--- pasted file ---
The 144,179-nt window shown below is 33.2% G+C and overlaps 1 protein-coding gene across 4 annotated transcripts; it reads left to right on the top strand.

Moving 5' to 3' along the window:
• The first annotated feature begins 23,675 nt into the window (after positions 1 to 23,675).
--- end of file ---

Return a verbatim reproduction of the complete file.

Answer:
The 144,179-nt window shown below is 33.2% G+C and overlaps 1 protein-coding gene across 4 annotated transcripts; it reads left to right on the top strand.

Moving 5' to 3' along the window:
• The first annotated feature begins 23,675 nt into the window (after positions 1 to 23,675).